Our areas of research interest include febrile illness and viral discovery in conjunction with the Division of Infectious Disease, malnutrition and related diseases in Africa, procedural sedation and analgesia, head and cervical spine injury, pediatric trauma and gun violence, adolescent health, pediatric mental health and postpartum mood/anxiety disorders, sepsis, low-risk imaging modalities and innovations in quality and safety of emergency services. We are founding members of the federally funded Pediatric Applied Research Network (PECARN), and have participated in more than 18 multi-institutional studies covering a variety of issues in Pediatric Emergency Medicine. We also belong to the Pediatric Emergency Medicine Collaborative Research Consortium sponsored by the American Academy of Pediatrics.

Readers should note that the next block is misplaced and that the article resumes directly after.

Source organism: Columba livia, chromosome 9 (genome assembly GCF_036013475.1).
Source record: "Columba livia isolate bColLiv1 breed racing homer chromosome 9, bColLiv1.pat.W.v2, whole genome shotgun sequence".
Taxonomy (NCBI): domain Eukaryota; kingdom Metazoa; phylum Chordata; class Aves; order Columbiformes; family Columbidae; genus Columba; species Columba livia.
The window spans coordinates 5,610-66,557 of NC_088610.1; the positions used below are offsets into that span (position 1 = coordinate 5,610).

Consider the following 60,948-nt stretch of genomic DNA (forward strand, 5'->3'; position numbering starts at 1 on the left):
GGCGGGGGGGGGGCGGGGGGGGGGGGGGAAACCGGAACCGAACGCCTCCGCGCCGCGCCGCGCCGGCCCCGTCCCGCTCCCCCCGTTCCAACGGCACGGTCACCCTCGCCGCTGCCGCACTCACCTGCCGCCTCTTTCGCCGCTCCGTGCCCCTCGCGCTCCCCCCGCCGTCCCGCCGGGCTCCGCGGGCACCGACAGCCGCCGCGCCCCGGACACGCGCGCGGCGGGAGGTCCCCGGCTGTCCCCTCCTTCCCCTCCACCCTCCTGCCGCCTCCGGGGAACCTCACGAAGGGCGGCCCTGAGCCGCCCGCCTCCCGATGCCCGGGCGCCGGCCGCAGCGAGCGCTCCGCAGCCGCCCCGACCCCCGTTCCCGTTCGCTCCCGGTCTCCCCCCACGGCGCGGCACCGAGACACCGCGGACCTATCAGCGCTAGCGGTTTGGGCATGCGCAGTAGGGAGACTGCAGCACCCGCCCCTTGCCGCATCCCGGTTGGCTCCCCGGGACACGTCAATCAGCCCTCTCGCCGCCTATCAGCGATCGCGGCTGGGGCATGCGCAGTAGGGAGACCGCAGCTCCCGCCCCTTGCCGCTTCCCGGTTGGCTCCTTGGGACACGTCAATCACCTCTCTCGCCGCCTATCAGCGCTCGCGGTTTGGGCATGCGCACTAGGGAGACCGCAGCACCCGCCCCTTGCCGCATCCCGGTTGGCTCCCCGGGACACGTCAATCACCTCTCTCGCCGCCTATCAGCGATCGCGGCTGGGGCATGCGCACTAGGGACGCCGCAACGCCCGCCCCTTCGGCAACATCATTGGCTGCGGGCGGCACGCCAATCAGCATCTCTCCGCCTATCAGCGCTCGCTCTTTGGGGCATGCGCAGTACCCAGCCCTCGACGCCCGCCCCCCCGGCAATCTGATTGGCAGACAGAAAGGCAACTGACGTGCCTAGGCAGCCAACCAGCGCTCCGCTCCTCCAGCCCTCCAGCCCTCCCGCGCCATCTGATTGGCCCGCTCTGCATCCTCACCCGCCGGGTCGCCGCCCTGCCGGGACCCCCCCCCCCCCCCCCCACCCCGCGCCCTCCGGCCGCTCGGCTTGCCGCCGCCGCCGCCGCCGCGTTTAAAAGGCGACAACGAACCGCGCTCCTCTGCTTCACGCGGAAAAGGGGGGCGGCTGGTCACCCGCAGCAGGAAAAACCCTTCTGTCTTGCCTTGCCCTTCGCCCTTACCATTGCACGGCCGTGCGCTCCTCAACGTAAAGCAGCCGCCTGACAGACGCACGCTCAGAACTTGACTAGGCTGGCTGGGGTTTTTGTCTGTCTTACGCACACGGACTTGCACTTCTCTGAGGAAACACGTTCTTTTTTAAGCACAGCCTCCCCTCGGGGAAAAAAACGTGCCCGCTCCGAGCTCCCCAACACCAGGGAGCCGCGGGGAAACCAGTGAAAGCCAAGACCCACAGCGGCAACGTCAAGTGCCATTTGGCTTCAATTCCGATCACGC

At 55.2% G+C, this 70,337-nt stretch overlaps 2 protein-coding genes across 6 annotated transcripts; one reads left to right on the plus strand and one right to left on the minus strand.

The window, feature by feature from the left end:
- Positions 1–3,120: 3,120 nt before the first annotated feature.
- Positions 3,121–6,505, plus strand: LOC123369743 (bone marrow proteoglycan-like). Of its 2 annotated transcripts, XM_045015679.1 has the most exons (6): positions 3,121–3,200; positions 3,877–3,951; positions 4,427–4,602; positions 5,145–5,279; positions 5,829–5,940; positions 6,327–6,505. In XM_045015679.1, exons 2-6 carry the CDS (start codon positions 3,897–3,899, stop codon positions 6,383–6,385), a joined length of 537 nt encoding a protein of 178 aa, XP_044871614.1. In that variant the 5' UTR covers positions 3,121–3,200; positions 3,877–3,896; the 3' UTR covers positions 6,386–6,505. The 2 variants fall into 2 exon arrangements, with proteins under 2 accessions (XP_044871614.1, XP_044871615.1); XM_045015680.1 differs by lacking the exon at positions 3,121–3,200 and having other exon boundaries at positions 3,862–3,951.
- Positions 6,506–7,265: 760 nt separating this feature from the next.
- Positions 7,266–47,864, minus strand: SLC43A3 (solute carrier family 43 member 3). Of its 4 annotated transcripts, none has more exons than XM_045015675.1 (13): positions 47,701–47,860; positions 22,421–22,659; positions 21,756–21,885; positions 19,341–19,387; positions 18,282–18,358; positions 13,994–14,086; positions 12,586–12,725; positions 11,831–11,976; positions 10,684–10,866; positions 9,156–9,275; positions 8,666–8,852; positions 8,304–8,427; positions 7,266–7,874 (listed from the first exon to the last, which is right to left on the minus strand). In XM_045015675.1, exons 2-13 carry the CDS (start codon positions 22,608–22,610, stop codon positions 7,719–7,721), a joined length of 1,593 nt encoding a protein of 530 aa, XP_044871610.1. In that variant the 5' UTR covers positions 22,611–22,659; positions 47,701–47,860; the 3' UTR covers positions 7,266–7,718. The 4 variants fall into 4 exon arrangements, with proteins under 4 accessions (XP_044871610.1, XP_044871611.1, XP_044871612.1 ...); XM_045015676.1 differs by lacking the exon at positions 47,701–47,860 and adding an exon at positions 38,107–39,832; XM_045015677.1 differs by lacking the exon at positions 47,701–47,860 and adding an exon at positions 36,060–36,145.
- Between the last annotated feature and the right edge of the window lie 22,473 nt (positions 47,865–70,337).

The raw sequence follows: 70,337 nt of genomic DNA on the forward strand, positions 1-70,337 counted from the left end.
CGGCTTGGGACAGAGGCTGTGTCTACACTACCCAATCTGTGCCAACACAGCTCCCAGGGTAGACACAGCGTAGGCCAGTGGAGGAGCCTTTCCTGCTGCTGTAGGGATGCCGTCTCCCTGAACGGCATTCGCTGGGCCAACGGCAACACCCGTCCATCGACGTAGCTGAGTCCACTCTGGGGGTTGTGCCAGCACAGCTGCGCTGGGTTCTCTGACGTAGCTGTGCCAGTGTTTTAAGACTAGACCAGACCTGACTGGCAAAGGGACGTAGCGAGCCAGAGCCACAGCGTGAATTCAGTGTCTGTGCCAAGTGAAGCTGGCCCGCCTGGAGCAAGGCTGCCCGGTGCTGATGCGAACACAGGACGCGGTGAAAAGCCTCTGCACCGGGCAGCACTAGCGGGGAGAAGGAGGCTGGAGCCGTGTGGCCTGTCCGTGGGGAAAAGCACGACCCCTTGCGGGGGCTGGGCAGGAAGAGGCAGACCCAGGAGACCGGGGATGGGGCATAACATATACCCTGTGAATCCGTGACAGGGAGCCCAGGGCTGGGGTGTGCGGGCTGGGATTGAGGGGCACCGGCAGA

The healing presence of the Division of Emergency Medicine has extended beyond the confines of the St. Louis area to malnourished children in sub-Saharan Africa through the research efforts of Mark Manary, MD. Manary has been working with WHO on severe malnutrition. In 2001, he was instrumental in initiating a major breakthrough: home-based therapy with ready-to-use peanut butter-based food. Clinical trials in 2001-2003 demonstrated superior recovery rates using this strategy, which has now been adopted as the recommended standard medical management by WHO and other health agencies. In 2009, Manary was appointed to lead the Global Harvest Alliance in collaboration with the Danforth Plant Science Center to extend the work of alleviating world hunger by researching nutritionally improved crops.